This sometimes-overlooked valley has been producing great Chilean wine longer than most other areas of the country. Many of its wineries are certified organic, and the sustainability of the wine-making process is a central focus. The Maule Valley incorporates the Río Claro Valley, Loncomilla Valley and Tutuvén subregions.
Tutuvén is known for its traditional cultivation of grapes using only rain water. The valley has a rich viticultural tradition and is home to many long-standing, family-run vineyards as well as new, innovative wineries crafting some exciting new wines.
WHEN TO GO AND FOR HOW LONG?
Most wineries offer tours year-round, but the best time to visit is November-April. Harvests begin in early March and last through May.
Given that Maule is about a three hour drive south of Santiago, the best way to experience the valley is to stay a few nights. This allows time for visitors to explore vineyards on foot, bike, or horseback, for example, as well as experience the rich traditions and warm hospitality of the region.
WHERE TO GO?
- The Maule Valley sits between the Andes Mountains and Chile’s coastal mountains, making it a destination known for its natural beauty and rural charm in addition to its fame as a producer of excellent wine. In addition to visiting wineries, there are ample opportunities to enjoy hiking, mountain biking, horseback riding, and even skiing (in winter, of course).
- The most popular wines in Maule include Cabernet Sauvignon, Carménère, Merlot and Malbec. However, Carménère is often thought of as the characteristic wine of this region. Carignan is an old grape which has recently been capturing attention and gaining popularity among winemakers and connoisseurs. The style of winery ranges from old, family-owned operations, to new pioneering wineries.
- A visit to the J. Bouchon winery and overnight stay at the owner’s private family estate, a traditional-style hacienda
- Bike rides or horseback tours through the vineyards
- The “Noche del Carmenére” celebrated on the second Saturday in November, where local winemakers gather to choose the Carmenére of the year
Enjoy premium wines of Chile at this boutique winery
Balduzzi is a family-run Chilean winery where the production of premium wines is their main agenda. Each member of the family is a strong believer in preserving the winemaking tradition and works responsibly to ensure that the wine they export across the world is the very best it can be....
- Wine tasting
- Medium family winery
- Wine tour
- Barrel cellar
- Centenary park
- Colonial Manor
Av. Balmaceda 1189, San Javier Región de Maule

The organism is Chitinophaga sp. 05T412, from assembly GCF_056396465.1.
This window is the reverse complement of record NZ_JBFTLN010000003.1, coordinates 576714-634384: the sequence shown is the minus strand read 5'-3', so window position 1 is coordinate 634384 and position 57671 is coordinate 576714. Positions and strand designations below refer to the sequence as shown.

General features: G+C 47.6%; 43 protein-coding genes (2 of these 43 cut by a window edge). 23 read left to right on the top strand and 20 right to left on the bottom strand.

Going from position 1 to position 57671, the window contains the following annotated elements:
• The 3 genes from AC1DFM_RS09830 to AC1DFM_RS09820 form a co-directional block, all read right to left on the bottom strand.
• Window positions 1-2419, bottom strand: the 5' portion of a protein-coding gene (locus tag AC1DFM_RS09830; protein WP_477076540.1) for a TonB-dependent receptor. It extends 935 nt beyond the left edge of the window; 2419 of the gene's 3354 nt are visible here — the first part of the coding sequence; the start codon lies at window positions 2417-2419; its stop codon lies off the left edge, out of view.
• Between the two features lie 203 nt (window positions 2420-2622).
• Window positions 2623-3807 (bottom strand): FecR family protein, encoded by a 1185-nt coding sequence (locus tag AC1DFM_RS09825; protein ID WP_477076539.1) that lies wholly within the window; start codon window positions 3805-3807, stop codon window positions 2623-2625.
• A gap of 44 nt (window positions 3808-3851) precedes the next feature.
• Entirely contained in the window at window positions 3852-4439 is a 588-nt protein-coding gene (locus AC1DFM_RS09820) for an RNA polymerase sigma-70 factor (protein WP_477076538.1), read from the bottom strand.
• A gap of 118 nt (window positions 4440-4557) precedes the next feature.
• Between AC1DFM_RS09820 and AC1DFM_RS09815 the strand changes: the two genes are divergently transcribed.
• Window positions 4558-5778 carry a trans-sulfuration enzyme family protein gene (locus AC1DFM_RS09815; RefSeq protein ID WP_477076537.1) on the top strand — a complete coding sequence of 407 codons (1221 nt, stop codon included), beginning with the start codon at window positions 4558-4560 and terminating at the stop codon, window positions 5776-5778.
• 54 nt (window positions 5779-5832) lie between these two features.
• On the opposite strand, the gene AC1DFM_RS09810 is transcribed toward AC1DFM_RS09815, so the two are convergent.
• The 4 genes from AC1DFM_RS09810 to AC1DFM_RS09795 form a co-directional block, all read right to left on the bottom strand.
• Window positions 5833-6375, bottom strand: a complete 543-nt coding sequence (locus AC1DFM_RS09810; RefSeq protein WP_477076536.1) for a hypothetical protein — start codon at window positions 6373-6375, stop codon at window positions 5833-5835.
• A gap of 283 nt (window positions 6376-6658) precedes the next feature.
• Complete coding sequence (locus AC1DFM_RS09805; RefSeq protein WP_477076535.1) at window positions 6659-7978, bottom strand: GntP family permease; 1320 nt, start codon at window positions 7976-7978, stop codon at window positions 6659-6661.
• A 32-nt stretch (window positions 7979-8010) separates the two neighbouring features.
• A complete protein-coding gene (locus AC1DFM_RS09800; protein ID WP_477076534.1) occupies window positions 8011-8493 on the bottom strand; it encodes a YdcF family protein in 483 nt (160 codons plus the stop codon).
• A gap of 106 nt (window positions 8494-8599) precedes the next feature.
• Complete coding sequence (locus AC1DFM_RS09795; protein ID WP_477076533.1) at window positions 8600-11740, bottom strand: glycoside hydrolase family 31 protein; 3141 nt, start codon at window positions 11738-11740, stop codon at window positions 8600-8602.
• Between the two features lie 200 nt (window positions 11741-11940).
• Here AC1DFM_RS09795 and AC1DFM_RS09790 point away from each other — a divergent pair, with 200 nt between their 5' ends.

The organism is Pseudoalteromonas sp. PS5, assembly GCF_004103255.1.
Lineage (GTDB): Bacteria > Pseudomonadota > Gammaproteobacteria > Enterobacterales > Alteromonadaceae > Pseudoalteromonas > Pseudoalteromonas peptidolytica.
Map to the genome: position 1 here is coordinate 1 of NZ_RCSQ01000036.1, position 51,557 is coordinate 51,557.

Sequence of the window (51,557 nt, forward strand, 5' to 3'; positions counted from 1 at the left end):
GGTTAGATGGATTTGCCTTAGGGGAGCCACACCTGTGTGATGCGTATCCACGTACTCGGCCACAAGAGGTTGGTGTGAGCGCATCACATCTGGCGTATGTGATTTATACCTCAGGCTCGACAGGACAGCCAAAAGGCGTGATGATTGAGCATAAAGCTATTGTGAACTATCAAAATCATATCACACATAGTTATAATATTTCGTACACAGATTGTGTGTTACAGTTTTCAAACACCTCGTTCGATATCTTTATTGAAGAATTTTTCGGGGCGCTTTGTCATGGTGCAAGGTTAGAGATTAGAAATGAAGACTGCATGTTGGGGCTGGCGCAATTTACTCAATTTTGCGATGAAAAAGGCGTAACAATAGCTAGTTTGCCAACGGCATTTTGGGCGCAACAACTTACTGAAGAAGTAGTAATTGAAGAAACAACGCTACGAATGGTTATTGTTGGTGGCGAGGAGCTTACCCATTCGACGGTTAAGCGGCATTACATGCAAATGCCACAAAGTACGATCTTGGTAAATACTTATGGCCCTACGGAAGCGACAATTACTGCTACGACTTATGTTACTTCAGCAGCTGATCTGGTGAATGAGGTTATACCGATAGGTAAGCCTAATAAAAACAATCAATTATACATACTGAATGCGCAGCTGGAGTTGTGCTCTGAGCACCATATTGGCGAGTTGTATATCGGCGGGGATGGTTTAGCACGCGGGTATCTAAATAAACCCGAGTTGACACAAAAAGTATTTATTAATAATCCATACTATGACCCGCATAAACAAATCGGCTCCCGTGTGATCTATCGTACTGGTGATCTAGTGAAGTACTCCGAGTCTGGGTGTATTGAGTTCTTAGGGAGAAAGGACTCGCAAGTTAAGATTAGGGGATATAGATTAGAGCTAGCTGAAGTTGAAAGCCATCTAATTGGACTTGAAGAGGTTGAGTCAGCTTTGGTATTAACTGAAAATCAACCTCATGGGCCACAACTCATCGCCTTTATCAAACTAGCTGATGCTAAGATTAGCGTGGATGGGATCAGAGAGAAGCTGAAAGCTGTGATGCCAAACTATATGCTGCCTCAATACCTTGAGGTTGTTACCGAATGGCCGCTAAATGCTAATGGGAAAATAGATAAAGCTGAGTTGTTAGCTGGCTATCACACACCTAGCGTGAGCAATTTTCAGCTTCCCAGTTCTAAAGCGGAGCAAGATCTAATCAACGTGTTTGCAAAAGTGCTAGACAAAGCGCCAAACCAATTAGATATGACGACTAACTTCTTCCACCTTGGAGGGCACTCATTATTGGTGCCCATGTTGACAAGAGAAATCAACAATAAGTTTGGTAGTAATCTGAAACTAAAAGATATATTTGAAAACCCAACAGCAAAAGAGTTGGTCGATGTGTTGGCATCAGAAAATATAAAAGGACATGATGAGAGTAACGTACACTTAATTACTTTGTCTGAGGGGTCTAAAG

+56 73 232 2138
Family winery & boutique hotel in the Maule Valley
The Gillmore winery in the Loncomilla Valley in Chile’s Maule Region offers a warm welcome to all guests who stop by for a visit.This family-run winery was opened in 1990 by Daniella Gillmore and her husband Andres Sanchez, who is also the winemaker. The couple welcome guests into...
- High quality wines
- Great terroir
- Dry farmed
- Luxury accommodation
- First-class restaurant
Camino a constitucion km 20, San Javier, 3660000
Our choice of restaurants
J. Bouchon Guest House - Maule Valley $$$
Guests at J. Bouchon Guest House enjoy home-cooked meals featuring traditional Chilean recipes and local ingredients. Meals are served in...
Mingre Km 30 Camino a Constitución, San Javier, Chile
+56 73 197 27 08
Miguel Torres Restaurant - Maule Valley $$
Surrounded by the vineyard, the restaurant at Miguel Torres nearby Curicó Valley offers delicious dishes combined perfectly with the...
Panamericana Sur Km. 195, Curicó, Chile
+56 (75) 564110
The Maule Valley is quite diverse and known primarily for red varieties, including: Carignan, Cabernet Sauvignon, Malbec, Merlot, Cabernet Franc, and Carménère.
The Maule Valley is located between the Andes and Chile’s coastal mountain range. This creates a Mediterranean climate with roughly 735 mm (28.9 in) of rainfall each year.
Given the size of the valley, the different areas of the Maule valley have varying soil compositions. In general, the soil is a mix of alluvial soils, clay, and sand.
How to get there
The Maule Valley is located 250 km (155 mi) south of Santiago and is the largest wine valley in the country. The best way to get there is from Santiago. Public transportation is not readily available. It is not recommended to do a self-drive tour with a rental car given Chile’s strict laws regarding driving under the influence of alcohol and because the wineries in Maule are often off main roads and can be difficult to find if one is not familiar with the area. For these reasons, we highly recommend leaving the details to a private tour company.